NY Times, others ripped for ‘lazy’ editorials, ‘delayed’ interest in crime following officer tragedies

The New York Times was among the left-leaning outlets to pen urgent pieces on crime in New York City following the tragic deaths of two police officers in the line of duty.

The NYPD’s Jason Rivera, 22, and Wilbert Mora, 27, were killed in the line of duty earlier this month. Moving images from New York over the weekend captured thousands of police officers coming out to honor their fallen friend Rivera. Thousands are also expected to honor Mora’s memory as he is laid to rest on Tuesday.


Critics have ripped the mainstream media for not doing enough to expose the surge in crime throughout the country in recent months. Murder and theft have become prevalent in the Big Apple as criminals have become more brazen. Transit crime is up 65.5% so far this year compared to 2021, according to NYPD statistics. 

Many were skeptical of the Times’ timing after they published a piece last week entitled, “The Right Way to Stop Rising Crime in New York.” The editors argue, in part, for New York to “make the city safer without reverting to the overpolicing, especially in Black and Latino communities, seen under previous mayors.” 

Former D.C. police detective and Fox News contributor Ted Williams said the editorial was “dead wrong” on this point.

“The newspaper article…is wrong. It is dead wrong,” Williams told Fox News Digital. “You need to flood the neighborhoods with more police officers, not less police officers.” He mused that law-abiding citizens in ravaged communities would agree.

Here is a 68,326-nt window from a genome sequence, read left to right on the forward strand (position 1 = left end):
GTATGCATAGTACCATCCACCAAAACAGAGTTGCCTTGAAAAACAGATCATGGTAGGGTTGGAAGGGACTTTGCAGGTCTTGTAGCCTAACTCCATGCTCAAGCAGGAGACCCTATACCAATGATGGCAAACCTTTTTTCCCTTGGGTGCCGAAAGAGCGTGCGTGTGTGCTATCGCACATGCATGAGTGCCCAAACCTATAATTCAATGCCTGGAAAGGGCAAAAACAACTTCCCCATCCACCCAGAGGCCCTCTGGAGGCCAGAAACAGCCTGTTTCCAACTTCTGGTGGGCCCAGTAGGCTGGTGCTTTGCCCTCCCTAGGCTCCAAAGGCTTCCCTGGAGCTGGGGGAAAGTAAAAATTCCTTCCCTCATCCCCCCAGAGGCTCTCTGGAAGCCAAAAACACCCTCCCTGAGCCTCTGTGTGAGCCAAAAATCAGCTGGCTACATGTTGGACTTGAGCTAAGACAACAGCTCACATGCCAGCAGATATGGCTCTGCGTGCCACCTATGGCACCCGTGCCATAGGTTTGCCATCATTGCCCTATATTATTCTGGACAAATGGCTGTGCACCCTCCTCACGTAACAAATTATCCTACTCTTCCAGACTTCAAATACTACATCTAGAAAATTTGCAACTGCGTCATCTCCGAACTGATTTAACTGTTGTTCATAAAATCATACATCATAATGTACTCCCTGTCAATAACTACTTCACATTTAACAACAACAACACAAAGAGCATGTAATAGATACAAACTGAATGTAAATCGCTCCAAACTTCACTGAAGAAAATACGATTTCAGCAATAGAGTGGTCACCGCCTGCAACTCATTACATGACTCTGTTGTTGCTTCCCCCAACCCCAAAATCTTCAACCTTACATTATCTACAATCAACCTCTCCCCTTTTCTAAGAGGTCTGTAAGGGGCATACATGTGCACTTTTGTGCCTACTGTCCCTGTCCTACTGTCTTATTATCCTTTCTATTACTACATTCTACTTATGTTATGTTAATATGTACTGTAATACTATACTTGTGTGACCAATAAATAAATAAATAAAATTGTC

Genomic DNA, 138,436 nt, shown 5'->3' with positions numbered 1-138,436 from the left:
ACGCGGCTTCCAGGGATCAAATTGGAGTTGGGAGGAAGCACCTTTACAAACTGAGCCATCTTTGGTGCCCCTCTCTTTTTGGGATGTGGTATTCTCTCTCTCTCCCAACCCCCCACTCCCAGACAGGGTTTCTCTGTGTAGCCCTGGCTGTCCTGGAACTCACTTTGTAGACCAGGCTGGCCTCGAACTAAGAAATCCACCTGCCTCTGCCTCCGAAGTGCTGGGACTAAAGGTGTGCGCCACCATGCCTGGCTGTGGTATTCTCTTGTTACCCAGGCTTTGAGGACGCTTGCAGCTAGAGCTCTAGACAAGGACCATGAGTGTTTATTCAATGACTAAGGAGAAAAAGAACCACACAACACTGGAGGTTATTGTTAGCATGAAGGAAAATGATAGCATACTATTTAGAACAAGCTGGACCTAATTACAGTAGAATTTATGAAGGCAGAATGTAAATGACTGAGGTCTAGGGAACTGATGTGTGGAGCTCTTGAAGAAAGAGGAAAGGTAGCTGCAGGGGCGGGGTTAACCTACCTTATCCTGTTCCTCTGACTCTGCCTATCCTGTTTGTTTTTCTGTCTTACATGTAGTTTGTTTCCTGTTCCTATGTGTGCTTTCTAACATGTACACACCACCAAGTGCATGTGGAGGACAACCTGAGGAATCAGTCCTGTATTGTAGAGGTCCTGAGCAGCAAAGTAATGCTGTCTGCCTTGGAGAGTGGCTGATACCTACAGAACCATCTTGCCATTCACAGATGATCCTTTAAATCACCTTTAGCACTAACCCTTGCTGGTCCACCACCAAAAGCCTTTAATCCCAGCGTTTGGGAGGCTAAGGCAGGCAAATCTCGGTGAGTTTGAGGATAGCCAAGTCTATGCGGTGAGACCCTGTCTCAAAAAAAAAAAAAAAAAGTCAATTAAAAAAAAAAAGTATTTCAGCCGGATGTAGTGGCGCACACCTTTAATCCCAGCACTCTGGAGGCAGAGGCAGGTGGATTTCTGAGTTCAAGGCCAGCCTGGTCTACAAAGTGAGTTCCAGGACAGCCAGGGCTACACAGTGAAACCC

As a means of putting the Defund the Police movement behind them, Williams said New York should recruit more police officers and help to establish a “rapport” between officers and community leaders. 

“You have to have a trust with community leaders in order to bring down crime,” he said.

Seattle-based radio show host Jason Rantz also took issue with the Times’ conclusions, accusing them of publishing a “lazy” and “delayed” editorial.

“It’s a lazy editorial that leans on very far left concepts about policing,” Rantz told Fox News Digital. “It leans into what I think is just really offensive stereotypes.” 

Rantz agreed with Williams that the city needs to boost its police presence.

“To be clear, police target the neighborhoods where there’s the most crime,” Rantz said. Sending police he said, “actually helps protect the Black and Latino victims of the crime.”

(Bloomfield Division of Public Safety via Storyful)


“I believe the New York Times editorial rings hollow,” Thomas Mungeer, NYS Trooper and President of the NYS Troopers PBA, said. “While there are alternatives to help reduce crime besides putting boots on the ground, the best way to tamp down on crime is to place your law enforcement resources in the areas and/or communities that are most affected. That should be a colorless analysis – where are the citizens being victimized by the criminals?”

Rantz mused that the outlet’s “delayed reaction” to the crime wave wasn’t surprising given their assumed ideology.